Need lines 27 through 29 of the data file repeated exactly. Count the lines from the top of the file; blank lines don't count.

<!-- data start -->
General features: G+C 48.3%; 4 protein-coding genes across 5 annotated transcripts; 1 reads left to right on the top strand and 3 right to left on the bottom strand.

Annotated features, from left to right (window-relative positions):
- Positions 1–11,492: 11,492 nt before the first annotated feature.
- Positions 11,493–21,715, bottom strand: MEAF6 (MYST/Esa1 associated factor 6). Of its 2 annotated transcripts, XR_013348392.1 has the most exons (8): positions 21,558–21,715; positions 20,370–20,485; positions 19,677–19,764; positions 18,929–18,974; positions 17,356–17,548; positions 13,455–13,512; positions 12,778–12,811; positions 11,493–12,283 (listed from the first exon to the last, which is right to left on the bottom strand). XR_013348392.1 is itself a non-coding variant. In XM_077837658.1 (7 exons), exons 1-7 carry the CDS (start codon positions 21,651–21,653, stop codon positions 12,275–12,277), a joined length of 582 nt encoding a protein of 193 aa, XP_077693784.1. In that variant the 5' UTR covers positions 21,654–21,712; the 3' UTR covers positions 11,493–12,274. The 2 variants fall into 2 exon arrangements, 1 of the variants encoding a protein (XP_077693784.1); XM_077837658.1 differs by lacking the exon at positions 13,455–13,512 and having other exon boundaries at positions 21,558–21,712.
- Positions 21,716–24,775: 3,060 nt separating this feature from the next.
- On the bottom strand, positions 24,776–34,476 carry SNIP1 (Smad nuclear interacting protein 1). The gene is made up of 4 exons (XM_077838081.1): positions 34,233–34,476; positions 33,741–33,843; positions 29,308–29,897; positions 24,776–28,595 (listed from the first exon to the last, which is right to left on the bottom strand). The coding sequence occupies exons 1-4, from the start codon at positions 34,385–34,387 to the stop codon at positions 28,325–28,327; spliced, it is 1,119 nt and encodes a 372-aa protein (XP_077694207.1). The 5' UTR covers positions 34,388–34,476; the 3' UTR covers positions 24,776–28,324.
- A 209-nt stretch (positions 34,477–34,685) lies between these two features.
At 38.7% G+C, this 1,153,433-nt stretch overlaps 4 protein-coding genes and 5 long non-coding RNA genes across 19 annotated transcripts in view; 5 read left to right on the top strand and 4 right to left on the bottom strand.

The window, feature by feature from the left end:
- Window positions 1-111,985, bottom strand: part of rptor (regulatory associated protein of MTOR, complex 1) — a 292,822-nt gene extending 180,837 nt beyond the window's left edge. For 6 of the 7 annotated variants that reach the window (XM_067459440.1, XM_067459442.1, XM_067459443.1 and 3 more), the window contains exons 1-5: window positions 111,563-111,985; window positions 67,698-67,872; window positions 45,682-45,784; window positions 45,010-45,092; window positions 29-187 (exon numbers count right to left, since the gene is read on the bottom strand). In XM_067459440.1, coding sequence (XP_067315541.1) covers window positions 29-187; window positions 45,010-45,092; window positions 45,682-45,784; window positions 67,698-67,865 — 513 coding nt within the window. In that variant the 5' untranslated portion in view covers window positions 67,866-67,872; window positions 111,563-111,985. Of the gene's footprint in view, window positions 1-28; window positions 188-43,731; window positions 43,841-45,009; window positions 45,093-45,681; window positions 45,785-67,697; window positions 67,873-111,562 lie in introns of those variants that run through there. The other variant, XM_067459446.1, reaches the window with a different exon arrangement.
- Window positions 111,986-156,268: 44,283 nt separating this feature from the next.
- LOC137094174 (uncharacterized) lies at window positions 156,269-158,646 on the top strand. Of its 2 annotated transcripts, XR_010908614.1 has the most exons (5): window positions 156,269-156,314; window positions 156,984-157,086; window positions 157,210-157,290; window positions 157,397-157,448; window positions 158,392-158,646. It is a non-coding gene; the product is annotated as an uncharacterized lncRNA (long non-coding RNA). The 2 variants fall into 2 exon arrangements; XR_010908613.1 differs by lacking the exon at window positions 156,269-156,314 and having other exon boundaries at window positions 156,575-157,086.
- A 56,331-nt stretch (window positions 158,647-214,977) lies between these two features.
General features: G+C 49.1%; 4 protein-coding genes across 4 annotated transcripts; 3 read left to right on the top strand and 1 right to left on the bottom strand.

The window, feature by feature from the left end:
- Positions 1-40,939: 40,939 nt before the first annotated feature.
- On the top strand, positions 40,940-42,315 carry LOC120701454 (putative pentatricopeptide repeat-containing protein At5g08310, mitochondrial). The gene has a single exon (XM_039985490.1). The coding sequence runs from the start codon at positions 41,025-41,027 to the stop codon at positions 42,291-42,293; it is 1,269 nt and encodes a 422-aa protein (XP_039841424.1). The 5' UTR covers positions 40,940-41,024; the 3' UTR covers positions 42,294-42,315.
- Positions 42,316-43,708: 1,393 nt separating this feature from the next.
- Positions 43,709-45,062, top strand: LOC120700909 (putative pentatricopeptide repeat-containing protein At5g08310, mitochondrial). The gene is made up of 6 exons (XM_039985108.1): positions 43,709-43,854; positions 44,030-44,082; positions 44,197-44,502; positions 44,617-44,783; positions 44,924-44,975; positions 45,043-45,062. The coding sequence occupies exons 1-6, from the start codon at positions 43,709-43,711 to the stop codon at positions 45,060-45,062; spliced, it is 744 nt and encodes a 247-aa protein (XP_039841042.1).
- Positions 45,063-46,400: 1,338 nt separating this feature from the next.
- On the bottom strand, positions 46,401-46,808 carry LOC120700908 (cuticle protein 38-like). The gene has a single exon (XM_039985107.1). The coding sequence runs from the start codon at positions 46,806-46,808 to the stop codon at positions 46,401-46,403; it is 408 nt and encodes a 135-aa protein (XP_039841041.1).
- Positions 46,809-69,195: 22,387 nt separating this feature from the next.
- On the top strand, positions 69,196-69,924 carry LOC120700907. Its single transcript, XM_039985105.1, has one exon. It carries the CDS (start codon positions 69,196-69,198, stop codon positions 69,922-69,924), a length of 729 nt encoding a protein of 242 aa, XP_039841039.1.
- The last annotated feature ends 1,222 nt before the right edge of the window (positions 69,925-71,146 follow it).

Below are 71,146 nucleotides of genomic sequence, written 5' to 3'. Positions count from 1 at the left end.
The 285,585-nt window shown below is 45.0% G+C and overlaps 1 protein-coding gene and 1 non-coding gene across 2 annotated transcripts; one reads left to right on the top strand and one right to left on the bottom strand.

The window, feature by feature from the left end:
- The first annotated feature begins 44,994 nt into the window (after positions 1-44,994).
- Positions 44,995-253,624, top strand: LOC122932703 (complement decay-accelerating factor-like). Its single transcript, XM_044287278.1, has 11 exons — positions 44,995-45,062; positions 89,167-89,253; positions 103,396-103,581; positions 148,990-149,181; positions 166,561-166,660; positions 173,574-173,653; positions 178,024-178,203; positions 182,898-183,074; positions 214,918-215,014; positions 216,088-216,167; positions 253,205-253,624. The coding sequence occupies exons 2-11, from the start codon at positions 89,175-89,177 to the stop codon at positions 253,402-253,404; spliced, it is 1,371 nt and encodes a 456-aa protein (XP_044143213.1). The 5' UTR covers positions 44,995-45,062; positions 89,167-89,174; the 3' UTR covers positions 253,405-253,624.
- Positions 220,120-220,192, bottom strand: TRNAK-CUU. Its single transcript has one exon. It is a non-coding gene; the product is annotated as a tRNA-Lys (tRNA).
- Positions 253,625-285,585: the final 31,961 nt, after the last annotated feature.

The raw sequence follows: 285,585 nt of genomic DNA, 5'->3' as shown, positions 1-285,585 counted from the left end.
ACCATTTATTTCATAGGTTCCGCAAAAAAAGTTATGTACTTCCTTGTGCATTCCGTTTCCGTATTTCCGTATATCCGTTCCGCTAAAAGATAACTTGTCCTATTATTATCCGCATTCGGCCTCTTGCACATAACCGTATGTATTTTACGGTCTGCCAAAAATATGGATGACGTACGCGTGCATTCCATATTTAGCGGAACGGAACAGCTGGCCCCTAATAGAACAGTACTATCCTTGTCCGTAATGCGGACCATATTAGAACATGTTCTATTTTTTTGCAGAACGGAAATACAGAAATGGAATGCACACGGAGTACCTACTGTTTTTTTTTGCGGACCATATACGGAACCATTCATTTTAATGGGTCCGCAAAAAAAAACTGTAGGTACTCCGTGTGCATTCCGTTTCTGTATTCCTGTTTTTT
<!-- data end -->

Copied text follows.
The window, feature by feature from the left end:
- The first annotated feature begins 44,994 nt into the window (after positions 1-44,994).
- Positions 44,995-253,624, top strand: LOC122932703 (complement decay-accelerating factor-like). Its single transcript, XM_044287278.1, has 11 exons — positions 44,995-45,062; positions 89,167-89,253; positions 103,396-103,581; positions 148,990-149,181; positions 166,561-166,660; positions 173,574-173,653; positions 178,024-178,203; positions 182,898-183,074; positions 214,918-215,014; positions 216,088-216,167; positions 253,205-253,624. The coding sequence occupies exons 2-11, from the start codon at positions 89,175-89,177 to the stop codon at positions 253,402-253,404; spliced, it is 1,371 nt and encodes a 456-aa protein (XP_044143213.1). The 5' UTR covers positions 44,995-45,062; positions 89,167-89,174; the 3' UTR covers positions 253,405-253,624.